Customer Service Lessons from the HBO Max, Roku DealAdd bookmark
Streaming platforms have skyrocketed in the past few years. Services like Netflix and Hulu grant users access to massive archives of television and films at their leisure. In 2020, it would be hard to find a home that is without some form of streaming device.
With endless options available, users have become accustomed to watching content on their own terms. That’s why customers were reasonably surprised to find HBO Max, a new streaming service launched in May, missing on their devices.
Both Roku and Amazon were hard-pressed to land a deal with WarnerMedia, the parent company of HBO, after the service’s initial release, leaving customers understandably upset. While Amazon inked a deal last month, Roku was the last service to hold out.
With the Roku platform holding the top spot as the number one streaming device in the US, the deal left a lot of customers out in the dust. It particularly affected Roku users who subscribed prior to HBO Max’s official launch, only to find that they would only be able to access the platform on their phone or laptop. Customers were also upset by HBO’s refusal to mention this stipulation before launching the app.
The streaming device company was quick to pin negotiation woes on HBO; Roku’s founder told Variety that their platform is open to the service on “very reasonable terms”. But other companies like Apple, Samsung, and Google were all able to come to terms on a deal, leaving Roku’s customers feeling left out. HBO, then, was holding firm on their desire to keep the service as a standalone, shifting the service to an app-based distribution that would allow HBO more control.
The good news is, Roku and HBO were finally able to sort things out and the streaming service was made available to Roku users on Thursday, almost seven months after its release. But with all of the hassle the standstill caused Roku and HBO users, will customers be able to look past this service snub?
After HBO Max’s initial release, customers assumed the service would appear on their devices within a week or two, but after almost seven months, some customers may have made permanent switches.
I personally waited patiently, scouring the internet for some kind of update on when I could expect the new service on my own Roku TV. I was experiencing major ‘fear of missing out’ after every new release, eager to watch their new shows. But the day never seemed to come, and I started researching new streaming devices to replace my Roku.
The lack of urgency caused other users to rethink their streaming platform, with one Twitter user sharing his story as an early adopter purchasing the first generation Roku device released in 2010. After buying almost a dozen models, he was seriously considering a switch to Apple TV. Other users found workarounds on their Roku device, accessing the new platform through Apple Airplay on iPhones or screen mirroring for Androids.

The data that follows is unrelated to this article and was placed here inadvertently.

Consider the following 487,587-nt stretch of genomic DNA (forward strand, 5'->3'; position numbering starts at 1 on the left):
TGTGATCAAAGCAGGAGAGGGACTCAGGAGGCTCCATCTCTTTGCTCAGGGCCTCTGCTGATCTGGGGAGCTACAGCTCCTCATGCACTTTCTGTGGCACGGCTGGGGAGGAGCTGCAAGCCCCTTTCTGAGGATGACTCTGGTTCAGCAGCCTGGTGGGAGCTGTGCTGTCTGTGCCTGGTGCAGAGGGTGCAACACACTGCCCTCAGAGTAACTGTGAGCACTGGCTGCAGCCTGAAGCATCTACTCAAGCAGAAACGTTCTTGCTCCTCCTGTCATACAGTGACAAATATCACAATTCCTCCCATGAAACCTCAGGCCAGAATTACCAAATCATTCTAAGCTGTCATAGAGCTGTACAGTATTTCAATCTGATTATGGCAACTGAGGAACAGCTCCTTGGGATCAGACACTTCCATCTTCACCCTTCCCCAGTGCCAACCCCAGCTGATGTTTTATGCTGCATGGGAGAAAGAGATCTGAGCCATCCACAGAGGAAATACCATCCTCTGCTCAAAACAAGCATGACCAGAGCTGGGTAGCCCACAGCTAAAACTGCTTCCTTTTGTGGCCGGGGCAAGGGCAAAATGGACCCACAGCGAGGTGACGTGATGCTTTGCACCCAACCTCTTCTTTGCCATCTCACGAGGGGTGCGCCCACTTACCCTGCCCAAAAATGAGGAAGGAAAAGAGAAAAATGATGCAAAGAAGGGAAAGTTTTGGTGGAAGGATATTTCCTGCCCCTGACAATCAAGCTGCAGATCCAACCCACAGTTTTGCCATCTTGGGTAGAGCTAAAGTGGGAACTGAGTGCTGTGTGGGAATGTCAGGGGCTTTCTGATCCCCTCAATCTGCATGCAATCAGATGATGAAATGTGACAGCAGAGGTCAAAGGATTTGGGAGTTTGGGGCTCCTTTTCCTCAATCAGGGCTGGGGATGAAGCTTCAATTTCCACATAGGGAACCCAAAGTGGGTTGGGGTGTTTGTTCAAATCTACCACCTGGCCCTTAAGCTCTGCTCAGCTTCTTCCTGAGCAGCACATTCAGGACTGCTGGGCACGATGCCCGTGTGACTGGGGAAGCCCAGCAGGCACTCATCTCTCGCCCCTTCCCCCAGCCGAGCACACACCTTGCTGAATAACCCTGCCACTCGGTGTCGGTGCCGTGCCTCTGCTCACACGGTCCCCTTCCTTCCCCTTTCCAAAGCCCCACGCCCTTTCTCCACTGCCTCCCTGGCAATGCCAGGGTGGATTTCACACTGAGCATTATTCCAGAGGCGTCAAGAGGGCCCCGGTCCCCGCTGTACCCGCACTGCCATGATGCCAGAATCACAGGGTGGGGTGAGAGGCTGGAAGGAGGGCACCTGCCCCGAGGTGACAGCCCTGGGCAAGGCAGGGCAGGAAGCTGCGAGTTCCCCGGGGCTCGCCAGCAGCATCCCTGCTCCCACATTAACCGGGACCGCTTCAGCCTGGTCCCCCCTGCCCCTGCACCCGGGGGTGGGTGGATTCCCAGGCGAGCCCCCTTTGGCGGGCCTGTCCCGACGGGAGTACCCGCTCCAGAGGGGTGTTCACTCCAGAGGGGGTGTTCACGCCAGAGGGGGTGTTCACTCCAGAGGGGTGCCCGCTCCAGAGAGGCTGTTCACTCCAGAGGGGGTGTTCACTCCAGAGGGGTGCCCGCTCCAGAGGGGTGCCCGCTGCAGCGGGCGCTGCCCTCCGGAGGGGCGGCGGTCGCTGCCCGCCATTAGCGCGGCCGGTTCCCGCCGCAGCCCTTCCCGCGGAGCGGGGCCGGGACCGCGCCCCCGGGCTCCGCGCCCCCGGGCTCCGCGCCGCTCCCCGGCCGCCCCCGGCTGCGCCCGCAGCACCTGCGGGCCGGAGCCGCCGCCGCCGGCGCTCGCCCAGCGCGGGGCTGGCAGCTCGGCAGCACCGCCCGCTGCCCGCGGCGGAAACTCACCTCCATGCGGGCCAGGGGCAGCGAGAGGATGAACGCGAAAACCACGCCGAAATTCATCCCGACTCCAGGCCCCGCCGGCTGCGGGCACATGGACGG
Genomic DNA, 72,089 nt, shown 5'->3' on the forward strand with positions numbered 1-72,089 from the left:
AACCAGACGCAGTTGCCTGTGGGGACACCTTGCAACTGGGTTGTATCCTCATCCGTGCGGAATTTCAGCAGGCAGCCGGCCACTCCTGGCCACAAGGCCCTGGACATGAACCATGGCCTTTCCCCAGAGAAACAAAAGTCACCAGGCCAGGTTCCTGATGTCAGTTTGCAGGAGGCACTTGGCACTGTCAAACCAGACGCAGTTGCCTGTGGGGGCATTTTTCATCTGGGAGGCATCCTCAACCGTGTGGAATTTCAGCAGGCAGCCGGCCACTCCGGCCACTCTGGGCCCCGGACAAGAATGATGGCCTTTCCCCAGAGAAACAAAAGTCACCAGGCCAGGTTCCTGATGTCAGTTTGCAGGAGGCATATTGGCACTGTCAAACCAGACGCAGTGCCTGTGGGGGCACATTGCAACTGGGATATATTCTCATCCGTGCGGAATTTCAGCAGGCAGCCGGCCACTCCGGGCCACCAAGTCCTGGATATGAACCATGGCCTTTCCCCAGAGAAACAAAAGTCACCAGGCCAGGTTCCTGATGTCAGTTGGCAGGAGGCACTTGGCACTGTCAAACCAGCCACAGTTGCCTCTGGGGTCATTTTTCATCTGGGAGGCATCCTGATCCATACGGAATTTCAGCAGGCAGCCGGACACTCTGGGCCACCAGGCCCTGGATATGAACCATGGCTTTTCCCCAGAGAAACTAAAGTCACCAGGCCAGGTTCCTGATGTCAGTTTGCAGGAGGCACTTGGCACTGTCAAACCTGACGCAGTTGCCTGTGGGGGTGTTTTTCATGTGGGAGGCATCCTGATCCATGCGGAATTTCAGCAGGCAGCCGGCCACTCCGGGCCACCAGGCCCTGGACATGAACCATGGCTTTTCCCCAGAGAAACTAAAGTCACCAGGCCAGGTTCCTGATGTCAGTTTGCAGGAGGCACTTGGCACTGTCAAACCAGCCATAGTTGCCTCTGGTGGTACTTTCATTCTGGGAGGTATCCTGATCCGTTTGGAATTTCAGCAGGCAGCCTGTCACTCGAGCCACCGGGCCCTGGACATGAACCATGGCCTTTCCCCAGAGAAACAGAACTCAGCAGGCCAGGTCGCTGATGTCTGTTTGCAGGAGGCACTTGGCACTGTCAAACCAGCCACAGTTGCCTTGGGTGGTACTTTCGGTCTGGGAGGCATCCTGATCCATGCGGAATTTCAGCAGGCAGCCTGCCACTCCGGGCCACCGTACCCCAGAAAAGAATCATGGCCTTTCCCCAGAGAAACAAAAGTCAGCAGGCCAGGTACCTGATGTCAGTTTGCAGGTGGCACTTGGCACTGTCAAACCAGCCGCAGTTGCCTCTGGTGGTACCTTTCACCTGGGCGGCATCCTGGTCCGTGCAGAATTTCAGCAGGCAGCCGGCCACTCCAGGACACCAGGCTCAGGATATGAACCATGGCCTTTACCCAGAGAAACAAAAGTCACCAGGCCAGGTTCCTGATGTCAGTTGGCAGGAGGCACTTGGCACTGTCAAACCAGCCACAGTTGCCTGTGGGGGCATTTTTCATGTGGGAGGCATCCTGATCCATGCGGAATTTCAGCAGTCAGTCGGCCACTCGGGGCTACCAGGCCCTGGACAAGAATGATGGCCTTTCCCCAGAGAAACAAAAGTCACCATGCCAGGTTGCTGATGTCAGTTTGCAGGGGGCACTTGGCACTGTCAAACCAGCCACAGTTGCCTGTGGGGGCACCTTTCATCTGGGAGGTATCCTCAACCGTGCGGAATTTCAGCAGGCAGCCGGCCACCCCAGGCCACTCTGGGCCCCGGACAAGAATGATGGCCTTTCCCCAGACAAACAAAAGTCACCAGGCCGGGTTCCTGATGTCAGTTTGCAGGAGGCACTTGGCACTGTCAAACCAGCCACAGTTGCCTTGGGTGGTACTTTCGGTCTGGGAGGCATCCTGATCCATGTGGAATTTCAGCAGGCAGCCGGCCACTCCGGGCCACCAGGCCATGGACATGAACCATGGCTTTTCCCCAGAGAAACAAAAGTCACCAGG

On the other hand, HBO’s absence from such an important device surely bottlenecked its first-year impact. Of the services’ 35 million subscribers in the US, only 12.7 million have activated their Max accounts. As some long-time Roku users began to consider other platforms, others simply kept focusing on the Netflix, Hulu, Amazon Prime, and Disney+ content, leaving HBO Max behind in the streaming race.
When looking at these examples, we see a common theme; both Roku and HBO didn’t seem to consider their customer’s reaction. While Roku continually stated that, “Fair and reasonable content distribution deals,” are the reason they can support their “low-cost easy-to-use Roku platform.” They didn’t factor in the idea that customers would still feel slighted. Additionally, HBO’s decision to withhold its service from the platform left paying subscribers unable to use their accounts. In both scenarios, customers were ultimately disappointed.
Transparency is Key
With few updates on when a deal would arrive, customers sensed a lack of transparency. 86% of Americans believe that transparency is more important than ever before. With a foundation of transparency, nine out of ten people say that they’re willing to give companies a second chance after a bad experience.
If Roku had worked to give their customers some clarity on the negotiations, or at least given them a sense of hope to avoid a switch, their customers would have a better understanding of their motives. Instead, they were left seeking new sources for the service.
In contrast, HBO’s lack of communication regarding who could access the service left users confused. With only 30% of their subscriber base activating accounts, it’s evident that the service has been highly impacted by the extended negotiations. Customers needed a clearer response with the introduction of the platform.
In the streaming service example, we can see the importance of a customer-centric mindset. When business-disputes get prioritized over customer service, individuals are willing to seek out more trustworthy brands that offer them the services they want.
Although Roku is the leading streaming platform, this bruise on their customer experience will take time to heal. Additionally, HBO may have to mitigate a poor first impression with new customers after finalizing the long-awaited deal. From both, we see how prioritizing the customer goes a long way and offering customers transparency, at the very least, gives people a reason to continue with your brand.